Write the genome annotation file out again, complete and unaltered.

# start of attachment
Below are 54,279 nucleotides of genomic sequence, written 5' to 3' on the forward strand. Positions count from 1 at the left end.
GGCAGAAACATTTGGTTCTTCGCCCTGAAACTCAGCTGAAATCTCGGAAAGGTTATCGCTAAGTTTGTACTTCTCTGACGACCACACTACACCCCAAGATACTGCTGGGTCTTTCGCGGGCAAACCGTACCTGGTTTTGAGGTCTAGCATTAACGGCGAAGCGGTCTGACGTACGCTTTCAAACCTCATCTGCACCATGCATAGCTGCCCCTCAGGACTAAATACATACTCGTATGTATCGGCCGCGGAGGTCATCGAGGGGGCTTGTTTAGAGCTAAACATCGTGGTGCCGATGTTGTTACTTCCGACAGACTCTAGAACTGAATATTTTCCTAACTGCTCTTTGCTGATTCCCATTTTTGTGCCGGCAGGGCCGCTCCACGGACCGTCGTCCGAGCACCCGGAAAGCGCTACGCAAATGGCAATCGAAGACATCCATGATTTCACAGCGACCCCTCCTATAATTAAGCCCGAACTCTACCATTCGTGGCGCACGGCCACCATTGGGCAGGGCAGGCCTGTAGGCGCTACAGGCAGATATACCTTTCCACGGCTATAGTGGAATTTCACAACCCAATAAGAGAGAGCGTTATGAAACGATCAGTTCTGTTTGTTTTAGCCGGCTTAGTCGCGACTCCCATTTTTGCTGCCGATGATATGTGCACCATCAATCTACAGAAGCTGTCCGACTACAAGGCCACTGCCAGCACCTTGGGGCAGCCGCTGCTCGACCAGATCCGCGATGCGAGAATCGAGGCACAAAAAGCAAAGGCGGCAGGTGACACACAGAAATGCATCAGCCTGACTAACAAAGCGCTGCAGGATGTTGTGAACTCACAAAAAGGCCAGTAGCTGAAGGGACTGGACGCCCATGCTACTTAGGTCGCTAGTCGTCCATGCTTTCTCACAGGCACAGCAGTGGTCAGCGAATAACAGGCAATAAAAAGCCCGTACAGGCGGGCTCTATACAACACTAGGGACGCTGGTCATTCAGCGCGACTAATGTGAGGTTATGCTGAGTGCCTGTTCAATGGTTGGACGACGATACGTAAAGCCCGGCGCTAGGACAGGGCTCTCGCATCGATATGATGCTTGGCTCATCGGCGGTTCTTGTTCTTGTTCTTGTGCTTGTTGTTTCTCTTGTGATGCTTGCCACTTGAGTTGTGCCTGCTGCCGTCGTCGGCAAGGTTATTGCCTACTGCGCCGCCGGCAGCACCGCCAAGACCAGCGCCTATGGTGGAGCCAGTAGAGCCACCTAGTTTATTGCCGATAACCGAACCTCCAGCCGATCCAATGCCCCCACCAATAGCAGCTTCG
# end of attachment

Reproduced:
Below are 54,279 nucleotides of genomic sequence, written 5' to 3' on the forward strand. Positions count from 1 at the left end.
GGCAGAAACATTTGGTTCTTCGCCCTGAAACTCAGCTGAAATCTCGGAAAGGTTATCGCTAAGTTTGTACTTCTCTGACGACCACACTACACCCCAAGATACTGCTGGGTCTTTCGCGGGCAAACCGTACCTGGTTTTGAGGTCTAGCATTAACGGCGAAGCGGTCTGACGTACGCTTTCAAACCTCATCTGCACCATGCATAGCTGCCCCTCAGGACTAAATACATACTCGTATGTATCGGCCGCGGAGGTCATCGAGGGGGCTTGTTTAGAGCTAAACATCGTGGTGCCGATGTTGTTACTTCCGACAGACTCTAGAACTGAATATTTTCCTAACTGCTCTTTGCTGATTCCCATTTTTGTGCCGGCAGGGCCGCTCCACGGACCGTCGTCCGAGCACCCGGAAAGCGCTACGCAAATGGCAATCGAAGACATCCATGATTTCACAGCGACCCCTCCTATAATTAAGCCCGAACTCTACCATTCGTGGCGCACGGCCACCATTGGGCAGGGCAGGCCTGTAGGCGCTACAGGCAGATATACCTTTCCACGGCTATAGTGGAATTTCACAACCCAATAAGAGAGAGCGTTATGAAACGATCAGTTCTGTTTGTTTTAGCCGGCTTAGTCGCGACTCCCATTTTTGCTGCCGATGATATGTGCACCATCAATCTACAGAAGCTGTCCGACTACAAGGCCACTGCCAGCACCTTGGGGCAGCCGCTGCTCGACCAGATCCGCGATGCGAGAATCGAGGCACAAAAAGCAAAGGCGGCAGGTGACACACAGAAATGCATCAGCCTGACTAACAAAGCGCTGCAGGATGTTGTGAACTCACAAAAAGGCCAGTAGCTGAAGGGACTGGACGCCCATGCTACTTAGGTCGCTAGTCGTCCATGCTTTCTCACAGGCACAGCAGTGGTCAGCGAATAACAGGCAATAAAAAGCCCGTACAGGCGGGCTCTATACAACACTAGGGACGCTGGTCATTCAGCGCGACTAATGTGAGGTTATGCTGAGTGCCTGTTCAATGGTTGGACGACGATACGTAAAGCCCGGCGCTAGGACAGGGCTCTCGCATCGATATGATGCTTGGCTCATCGGCGGTTCTTGTTCTTGTTCTTGTGCTTGTTGTTTCTCTTGTGATGCTTGCCACTTGAGTTGTGCCTGCTGCCGTCGTCGGCAAGGTTATTGCCTACTGCGCCGCCGGCAGCACCGCCAAGACCAGCGCCTATGGTGGAGCCAGTAGAGCCACCTAGTTTATTGCCGATAACCGAACCTCCAGCCGATCCAATGCCCCCACCAATAGCAGCTTCG